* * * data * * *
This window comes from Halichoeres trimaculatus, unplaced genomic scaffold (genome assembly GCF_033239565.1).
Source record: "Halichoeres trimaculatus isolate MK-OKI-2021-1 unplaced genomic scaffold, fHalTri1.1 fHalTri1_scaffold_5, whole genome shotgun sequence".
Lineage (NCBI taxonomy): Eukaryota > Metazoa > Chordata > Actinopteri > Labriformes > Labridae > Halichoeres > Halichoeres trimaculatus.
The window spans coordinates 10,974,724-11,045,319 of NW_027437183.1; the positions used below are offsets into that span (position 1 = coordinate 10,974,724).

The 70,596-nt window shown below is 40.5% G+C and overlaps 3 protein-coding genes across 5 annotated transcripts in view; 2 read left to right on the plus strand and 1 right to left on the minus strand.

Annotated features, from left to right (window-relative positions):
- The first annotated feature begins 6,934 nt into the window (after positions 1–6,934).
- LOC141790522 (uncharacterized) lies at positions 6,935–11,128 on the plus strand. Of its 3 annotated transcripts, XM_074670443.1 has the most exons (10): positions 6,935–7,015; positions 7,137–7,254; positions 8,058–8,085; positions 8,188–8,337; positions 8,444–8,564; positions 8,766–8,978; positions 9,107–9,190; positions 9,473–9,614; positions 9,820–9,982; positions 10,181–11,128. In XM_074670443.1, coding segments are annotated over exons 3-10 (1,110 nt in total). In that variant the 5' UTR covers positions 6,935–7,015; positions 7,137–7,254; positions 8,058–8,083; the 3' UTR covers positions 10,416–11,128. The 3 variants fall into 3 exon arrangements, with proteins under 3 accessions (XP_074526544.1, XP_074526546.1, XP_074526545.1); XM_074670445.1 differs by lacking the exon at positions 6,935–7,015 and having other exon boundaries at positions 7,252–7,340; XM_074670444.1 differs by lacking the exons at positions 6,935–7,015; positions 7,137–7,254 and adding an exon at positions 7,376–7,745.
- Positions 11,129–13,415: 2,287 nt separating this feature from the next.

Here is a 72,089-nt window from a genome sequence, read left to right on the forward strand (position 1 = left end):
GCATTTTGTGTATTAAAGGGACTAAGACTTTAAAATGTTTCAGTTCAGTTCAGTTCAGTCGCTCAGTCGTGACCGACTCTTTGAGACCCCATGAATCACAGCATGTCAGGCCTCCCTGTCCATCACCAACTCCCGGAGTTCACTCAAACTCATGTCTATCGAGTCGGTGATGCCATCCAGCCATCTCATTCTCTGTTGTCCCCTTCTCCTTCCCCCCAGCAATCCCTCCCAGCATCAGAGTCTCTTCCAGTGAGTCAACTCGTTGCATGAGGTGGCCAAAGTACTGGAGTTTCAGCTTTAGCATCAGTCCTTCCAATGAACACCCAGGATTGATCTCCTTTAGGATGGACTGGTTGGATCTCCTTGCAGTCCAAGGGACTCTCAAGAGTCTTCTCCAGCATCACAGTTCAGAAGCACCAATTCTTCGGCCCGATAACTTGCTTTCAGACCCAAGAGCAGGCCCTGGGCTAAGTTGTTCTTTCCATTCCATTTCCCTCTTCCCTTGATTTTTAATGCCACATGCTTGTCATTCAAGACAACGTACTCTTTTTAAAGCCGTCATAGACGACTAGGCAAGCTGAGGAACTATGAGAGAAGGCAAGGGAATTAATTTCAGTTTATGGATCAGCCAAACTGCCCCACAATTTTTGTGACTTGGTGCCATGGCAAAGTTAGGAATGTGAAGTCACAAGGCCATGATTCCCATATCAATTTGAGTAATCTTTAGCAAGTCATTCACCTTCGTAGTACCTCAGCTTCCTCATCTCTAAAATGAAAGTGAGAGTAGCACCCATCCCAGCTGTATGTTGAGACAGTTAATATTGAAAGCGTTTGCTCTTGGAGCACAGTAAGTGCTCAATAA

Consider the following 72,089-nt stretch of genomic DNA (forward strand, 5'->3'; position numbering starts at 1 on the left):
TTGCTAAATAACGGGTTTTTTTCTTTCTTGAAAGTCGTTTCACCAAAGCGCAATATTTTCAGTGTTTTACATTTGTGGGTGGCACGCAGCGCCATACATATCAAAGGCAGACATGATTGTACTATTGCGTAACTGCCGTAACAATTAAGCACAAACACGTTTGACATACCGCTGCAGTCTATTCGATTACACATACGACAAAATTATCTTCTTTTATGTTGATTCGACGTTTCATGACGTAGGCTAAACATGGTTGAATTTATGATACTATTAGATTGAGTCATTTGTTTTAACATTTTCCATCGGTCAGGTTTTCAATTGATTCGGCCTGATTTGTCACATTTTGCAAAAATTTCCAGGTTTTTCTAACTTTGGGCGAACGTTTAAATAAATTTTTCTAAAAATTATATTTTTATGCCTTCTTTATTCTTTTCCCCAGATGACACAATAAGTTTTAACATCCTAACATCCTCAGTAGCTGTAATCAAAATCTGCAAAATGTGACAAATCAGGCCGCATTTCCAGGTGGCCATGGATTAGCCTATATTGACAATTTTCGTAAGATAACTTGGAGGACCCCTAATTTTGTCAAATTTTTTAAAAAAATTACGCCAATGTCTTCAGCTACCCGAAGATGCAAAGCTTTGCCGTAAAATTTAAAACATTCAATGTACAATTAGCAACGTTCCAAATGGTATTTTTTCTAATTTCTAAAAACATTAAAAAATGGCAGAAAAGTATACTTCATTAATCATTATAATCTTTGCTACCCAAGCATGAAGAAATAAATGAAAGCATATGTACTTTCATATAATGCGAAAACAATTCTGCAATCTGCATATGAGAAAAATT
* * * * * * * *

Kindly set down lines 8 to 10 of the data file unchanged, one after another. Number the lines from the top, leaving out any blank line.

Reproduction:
- LOC141790522 (uncharacterized) lies at positions 6,935–11,128 on the plus strand. Of its 3 annotated transcripts, XM_074670443.1 has the most exons (10): positions 6,935–7,015; positions 7,137–7,254; positions 8,058–8,085; positions 8,188–8,337; positions 8,444–8,564; positions 8,766–8,978; positions 9,107–9,190; positions 9,473–9,614; positions 9,820–9,982; positions 10,181–11,128. In XM_074670443.1, coding segments are annotated over exons 3-10 (1,110 nt in total). In that variant the 5' UTR covers positions 6,935–7,015; positions 7,137–7,254; positions 8,058–8,083; the 3' UTR covers positions 10,416–11,128. The 3 variants fall into 3 exon arrangements, with proteins under 3 accessions (XP_074526544.1, XP_074526546.1, XP_074526545.1); XM_074670445.1 differs by lacking the exon at positions 6,935–7,015 and having other exon boundaries at positions 7,252–7,340; XM_074670444.1 differs by lacking the exons at positions 6,935–7,015; positions 7,137–7,254 and adding an exon at positions 7,376–7,745.
- Positions 11,129–13,415: 2,287 nt separating this feature from the next.

Here is a 72,089-nt window from a genome sequence, read left to right on the forward strand (position 1 = left end):